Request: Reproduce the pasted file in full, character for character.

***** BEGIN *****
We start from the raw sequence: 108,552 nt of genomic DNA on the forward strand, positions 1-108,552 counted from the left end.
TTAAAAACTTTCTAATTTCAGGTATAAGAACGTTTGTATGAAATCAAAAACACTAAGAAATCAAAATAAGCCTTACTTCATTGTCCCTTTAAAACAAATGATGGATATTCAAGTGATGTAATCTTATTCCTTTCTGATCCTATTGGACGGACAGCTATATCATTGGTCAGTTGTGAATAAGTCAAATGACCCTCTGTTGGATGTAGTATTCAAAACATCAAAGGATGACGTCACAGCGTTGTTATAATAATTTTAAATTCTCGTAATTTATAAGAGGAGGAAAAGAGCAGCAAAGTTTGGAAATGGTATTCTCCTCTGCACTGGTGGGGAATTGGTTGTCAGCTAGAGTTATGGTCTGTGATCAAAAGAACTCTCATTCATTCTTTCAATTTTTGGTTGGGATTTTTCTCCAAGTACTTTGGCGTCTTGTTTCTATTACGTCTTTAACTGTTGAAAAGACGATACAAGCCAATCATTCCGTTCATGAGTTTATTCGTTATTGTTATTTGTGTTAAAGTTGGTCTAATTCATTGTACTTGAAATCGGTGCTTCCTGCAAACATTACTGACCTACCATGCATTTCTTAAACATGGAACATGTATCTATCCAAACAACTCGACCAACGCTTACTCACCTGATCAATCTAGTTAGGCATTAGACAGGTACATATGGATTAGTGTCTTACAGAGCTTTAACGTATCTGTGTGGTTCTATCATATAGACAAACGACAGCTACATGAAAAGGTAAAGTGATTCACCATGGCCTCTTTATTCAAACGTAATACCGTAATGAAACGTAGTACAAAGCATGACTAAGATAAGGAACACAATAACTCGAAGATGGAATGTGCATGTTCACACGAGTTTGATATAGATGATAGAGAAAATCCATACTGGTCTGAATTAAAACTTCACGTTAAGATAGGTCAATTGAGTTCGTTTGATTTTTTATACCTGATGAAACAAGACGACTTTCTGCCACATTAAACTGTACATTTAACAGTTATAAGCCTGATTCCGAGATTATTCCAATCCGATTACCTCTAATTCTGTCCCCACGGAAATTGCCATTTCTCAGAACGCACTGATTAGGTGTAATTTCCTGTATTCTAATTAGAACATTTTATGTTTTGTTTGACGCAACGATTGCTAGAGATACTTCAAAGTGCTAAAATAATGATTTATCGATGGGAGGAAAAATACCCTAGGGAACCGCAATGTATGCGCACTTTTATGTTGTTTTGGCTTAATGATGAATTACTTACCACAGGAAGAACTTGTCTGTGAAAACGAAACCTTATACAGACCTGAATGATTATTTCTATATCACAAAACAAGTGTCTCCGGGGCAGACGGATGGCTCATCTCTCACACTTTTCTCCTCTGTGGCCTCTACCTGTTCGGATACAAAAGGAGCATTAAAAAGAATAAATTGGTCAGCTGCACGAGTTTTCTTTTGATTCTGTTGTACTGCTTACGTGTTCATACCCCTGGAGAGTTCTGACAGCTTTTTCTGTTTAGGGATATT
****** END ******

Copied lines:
We start from the raw sequence: 108,552 nt of genomic DNA on the forward strand, positions 1-108,552 counted from the left end.
TTAAAAACTTTCTAATTTCAGGTATAAGAACGTTTGTATGAAATCAAAAACACTAAGAAATCAAAATAAGCCTTACTTCATTGTCCCTTTAAAACAAATGATGGATATTCAAGTGATGTAATCTTATTCCTTTCTGATCCTATTGGACGGACAGCTATATCATTGGTCAGTTGTGAATAAGTCAAATGACCCTCTGTTGGATGTAGTATTCAAAACATCAAAGGATGACGTCACAGCGTTGTTATAATAATTTTAAATTCTCGTAATTTATAAGAGGAGGAAAAGAGCAGCAAAGTTTGGAAATGGTATTCTCCTCTGCACTGGTGGGGAATTGGTTGTCAGCTAGAGTTATGGTCTGTGATCAAAAGAACTCTCATTCATTCTTTCAATTTTTGGTTGGGATTTTTCTCCAAGTACTTTGGCGTCTTGTTTCTATTACGTCTTTAACTGTTGAAAAGACGATACAAGCCAATCATTCCGTTCATGAGTTTATTCGTTATTGTTATTTGTGTTAAAGTTGGTCTAATTCATTGTACTTGAAATCGGTGCTTCCTGCAAACATTACTGACCTACCATGCATTTCTTAAACATGGAACATGTATCTATCCAAACAACTCGACCAACGCTTACTCACCTGATCAATCTAGTTAGGCATTAGACAGGTACATATGGATTAGTGTCTTACAGAGCTTTAACGTATCTGTGTGGTTCTATCATATAGACAAACGACAGCTACATGAAAAGGTAAAGTGATTCACCATGGCCTCTTTATTCAAACGTAATACCGTAATGAAACGTAGTACAAAGCATGACTAAGATAAGGAACACAATAACTCGAAGATGGAATGTGCATGTTCACACGAGTTTGATATAGATGATAGAGAAAATCCATACTGGTCTGAATTAAAACTTCACGTTAAGATAGGTCAATTGAGTTCGTTTGATTTTTTATACCTGATGAAACAAGACGACTTTCTGCCACATTAAACTGTACATTTAACAGTTATAAGCCTGATTCCGAGATTATTCCAATCCGATTACCTCTAATTCTGTCCCCACGGAAATTGCCATTTCTCAGAACGCACTGATTAGGTGTAATTTCCTGTATTCTAATTAGAACATTTTATGTTTTGTTTGACGCAACGATTGCTAGAGATACTTCAAAGTGCTAAAATAATGATTTATCGATGGGAGGAAAAATACCCTAGGGAACCGCAATGTATGCGCACTTTTATGTTGTTTTGGCTTAATGATGAATTACTTACCACAGGAAGAACTTGTCTGTGAAAACGAAACCTTATACAGACCTGAATGATTATTTCTATATCACAAAACAAGTGTCTCCGGGGCAGACGGATGGCTCATCTCTCACACTTTTCTCCTCTGTGGCCTCTACCTGTTCGGATACAAAAGGAGCATTAAAAAGAATAAATTGGTCAGCTGCACGAGTTTTCTTTTGATTCTGTTGTACTGCTTACGTGTTCATACCCCTGGAGAGTTCTGACAGCTTTTTCTGTTTAGGGATATT